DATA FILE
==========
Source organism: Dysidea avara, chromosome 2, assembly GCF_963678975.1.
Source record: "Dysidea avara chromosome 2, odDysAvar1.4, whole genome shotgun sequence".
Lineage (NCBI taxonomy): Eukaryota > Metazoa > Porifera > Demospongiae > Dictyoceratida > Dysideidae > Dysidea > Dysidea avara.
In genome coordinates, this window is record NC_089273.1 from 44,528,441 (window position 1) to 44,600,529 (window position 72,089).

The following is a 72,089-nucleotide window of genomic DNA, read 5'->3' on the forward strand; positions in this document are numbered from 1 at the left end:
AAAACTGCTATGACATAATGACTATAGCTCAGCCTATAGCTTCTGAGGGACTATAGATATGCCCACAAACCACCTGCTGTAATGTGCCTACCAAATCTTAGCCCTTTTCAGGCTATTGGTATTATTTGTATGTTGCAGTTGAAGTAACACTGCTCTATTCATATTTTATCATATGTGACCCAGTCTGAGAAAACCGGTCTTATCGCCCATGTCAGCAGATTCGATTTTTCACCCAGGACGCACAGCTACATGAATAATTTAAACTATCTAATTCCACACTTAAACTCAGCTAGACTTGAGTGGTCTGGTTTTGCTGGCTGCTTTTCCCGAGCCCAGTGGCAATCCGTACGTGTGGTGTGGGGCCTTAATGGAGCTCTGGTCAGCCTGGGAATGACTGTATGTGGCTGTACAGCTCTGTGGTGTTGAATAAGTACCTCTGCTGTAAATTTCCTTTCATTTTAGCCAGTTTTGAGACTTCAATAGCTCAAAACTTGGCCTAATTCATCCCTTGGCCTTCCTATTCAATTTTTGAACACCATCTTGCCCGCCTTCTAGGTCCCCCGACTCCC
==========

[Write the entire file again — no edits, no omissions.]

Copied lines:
Source organism: Dysidea avara, chromosome 2, assembly GCF_963678975.1.
Source record: "Dysidea avara chromosome 2, odDysAvar1.4, whole genome shotgun sequence".
Lineage (NCBI taxonomy): Eukaryota > Metazoa > Porifera > Demospongiae > Dictyoceratida > Dysideidae > Dysidea > Dysidea avara.
In genome coordinates, this window is record NC_089273.1 from 44,528,441 (window position 1) to 44,600,529 (window position 72,089).

The following is a 72,089-nucleotide window of genomic DNA, read 5'->3' on the forward strand; positions in this document are numbered from 1 at the left end:
AAAACTGCTATGACATAATGACTATAGCTCAGCCTATAGCTTCTGAGGGACTATAGATATGCCCACAAACCACCTGCTGTAATGTGCCTACCAAATCTTAGCCCTTTTCAGGCTATTGGTATTATTTGTATGTTGCAGTTGAAGTAACACTGCTCTATTCATATTTTATCATATGTGACCCAGTCTGAGAAAACCGGTCTTATCGCCCATGTCAGCAGATTCGATTTTTCACCCAGGACGCACAGCTACATGAATAATTTAAACTATCTAATTCCACACTTAAACTCAGCTAGACTTGAGTGGTCTGGTTTTGCTGGCTGCTTTTCCCGAGCCCAGTGGCAATCCGTACGTGTGGTGTGGGGCCTTAATGGAGCTCTGGTCAGCCTGGGAATGACTGTATGTGGCTGTACAGCTCTGTGGTGTTGAATAAGTACCTCTGCTGTAAATTTCCTTTCATTTTAGCCAGTTTTGAGACTTCAATAGCTCAAAACTTGGCCTAATTCATCCCTTGGCCTTCCTATTCAATTTTTGAACACCATCTTGCCCGCCTTCTAGGTCCCCCGACTCCC